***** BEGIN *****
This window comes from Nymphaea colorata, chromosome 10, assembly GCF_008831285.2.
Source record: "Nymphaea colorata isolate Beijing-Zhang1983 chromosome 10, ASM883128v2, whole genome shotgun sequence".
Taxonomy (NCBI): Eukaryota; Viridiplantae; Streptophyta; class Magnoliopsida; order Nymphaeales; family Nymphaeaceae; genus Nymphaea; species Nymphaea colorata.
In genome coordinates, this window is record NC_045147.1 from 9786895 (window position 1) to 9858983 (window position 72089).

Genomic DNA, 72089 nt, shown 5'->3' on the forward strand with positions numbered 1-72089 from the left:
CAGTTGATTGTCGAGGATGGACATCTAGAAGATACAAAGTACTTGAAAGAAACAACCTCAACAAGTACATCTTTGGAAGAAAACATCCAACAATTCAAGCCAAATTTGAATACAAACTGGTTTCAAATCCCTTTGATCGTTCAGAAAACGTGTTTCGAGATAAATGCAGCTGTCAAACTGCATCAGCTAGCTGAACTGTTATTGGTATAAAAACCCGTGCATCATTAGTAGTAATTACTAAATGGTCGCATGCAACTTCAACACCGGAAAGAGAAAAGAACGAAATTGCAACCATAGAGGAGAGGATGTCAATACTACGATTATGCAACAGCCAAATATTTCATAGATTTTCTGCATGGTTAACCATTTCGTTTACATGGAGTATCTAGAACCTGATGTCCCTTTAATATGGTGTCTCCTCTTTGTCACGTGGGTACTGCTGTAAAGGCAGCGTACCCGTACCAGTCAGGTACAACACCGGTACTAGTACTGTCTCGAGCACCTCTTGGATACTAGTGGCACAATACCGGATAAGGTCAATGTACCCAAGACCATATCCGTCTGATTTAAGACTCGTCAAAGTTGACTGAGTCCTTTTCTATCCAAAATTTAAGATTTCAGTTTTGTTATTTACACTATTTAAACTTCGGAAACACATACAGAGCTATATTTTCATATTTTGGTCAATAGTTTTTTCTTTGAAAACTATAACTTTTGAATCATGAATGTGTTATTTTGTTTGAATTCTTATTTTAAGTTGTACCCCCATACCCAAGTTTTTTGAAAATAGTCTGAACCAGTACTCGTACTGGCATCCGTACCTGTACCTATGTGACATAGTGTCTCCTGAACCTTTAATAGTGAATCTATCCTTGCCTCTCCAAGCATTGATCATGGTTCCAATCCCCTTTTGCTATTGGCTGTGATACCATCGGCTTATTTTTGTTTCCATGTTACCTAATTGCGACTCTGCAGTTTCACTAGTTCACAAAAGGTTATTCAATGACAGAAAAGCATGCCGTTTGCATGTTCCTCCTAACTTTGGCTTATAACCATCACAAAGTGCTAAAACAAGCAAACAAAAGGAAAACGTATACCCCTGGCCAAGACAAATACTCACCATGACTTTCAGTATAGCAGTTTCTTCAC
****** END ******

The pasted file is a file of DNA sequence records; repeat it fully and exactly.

This window comes from Nymphaea colorata, chromosome 10, assembly GCF_008831285.2.
Source record: "Nymphaea colorata isolate Beijing-Zhang1983 chromosome 10, ASM883128v2, whole genome shotgun sequence".
Taxonomy (NCBI): Eukaryota; Viridiplantae; Streptophyta; class Magnoliopsida; order Nymphaeales; family Nymphaeaceae; genus Nymphaea; species Nymphaea colorata.
In genome coordinates, this window is record NC_045147.1 from 9786895 (window position 1) to 9858983 (window position 72089).

Genomic DNA, 72089 nt, shown 5'->3' on the forward strand with positions numbered 1-72089 from the left:
CAGTTGATTGTCGAGGATGGACATCTAGAAGATACAAAGTACTTGAAAGAAACAACCTCAACAAGTACATCTTTGGAAGAAAACATCCAACAATTCAAGCCAAATTTGAATACAAACTGGTTTCAAATCCCTTTGATCGTTCAGAAAACGTGTTTCGAGATAAATGCAGCTGTCAAACTGCATCAGCTAGCTGAACTGTTATTGGTATAAAAACCCGTGCATCATTAGTAGTAATTACTAAATGGTCGCATGCAACTTCAACACCGGAAAGAGAAAAGAACGAAATTGCAACCATAGAGGAGAGGATGTCAATACTACGATTATGCAACAGCCAAATATTTCATAGATTTTCTGCATGGTTAACCATTTCGTTTACATGGAGTATCTAGAACCTGATGTCCCTTTAATATGGTGTCTCCTCTTTGTCACGTGGGTACTGCTGTAAAGGCAGCGTACCCGTACCAGTCAGGTACAACACCGGTACTAGTACTGTCTCGAGCACCTCTTGGATACTAGTGGCACAATACCGGATAAGGTCAATGTACCCAAGACCATATCCGTCTGATTTAAGACTCGTCAAAGTTGACTGAGTCCTTTTCTATCCAAAATTTAAGATTTCAGTTTTGTTATTTACACTATTTAAACTTCGGAAACACATACAGAGCTATATTTTCATATTTTGGTCAATAGTTTTTTCTTTGAAAACTATAACTTTTGAATCATGAATGTGTTATTTTGTTTGAATTCTTATTTTAAGTTGTACCCCCATACCCAAGTTTTTTGAAAATAGTCTGAACCAGTACTCGTACTGGCATCCGTACCTGTACCTATGTGACATAGTGTCTCCTGAACCTTTAATAGTGAATCTATCCTTGCCTCTCCAAGCATTGATCATGGTTCCAATCCCCTTTTGCTATTGGCTGTGATACCATCGGCTTATTTTTGTTTCCATGTTACCTAATTGCGACTCTGCAGTTTCACTAGTTCACAAAAGGTTATTCAATGACAGAAAAGCATGCCGTTTGCATGTTCCTCCTAACTTTGGCTTATAACCATCACAAAGTGCTAAAACAAGCAAACAAAAGGAAAACGTATACCCCTGGCCAAGACAAATACTCACCATGACTTTCAGTATAGCAGTTTCTTCAC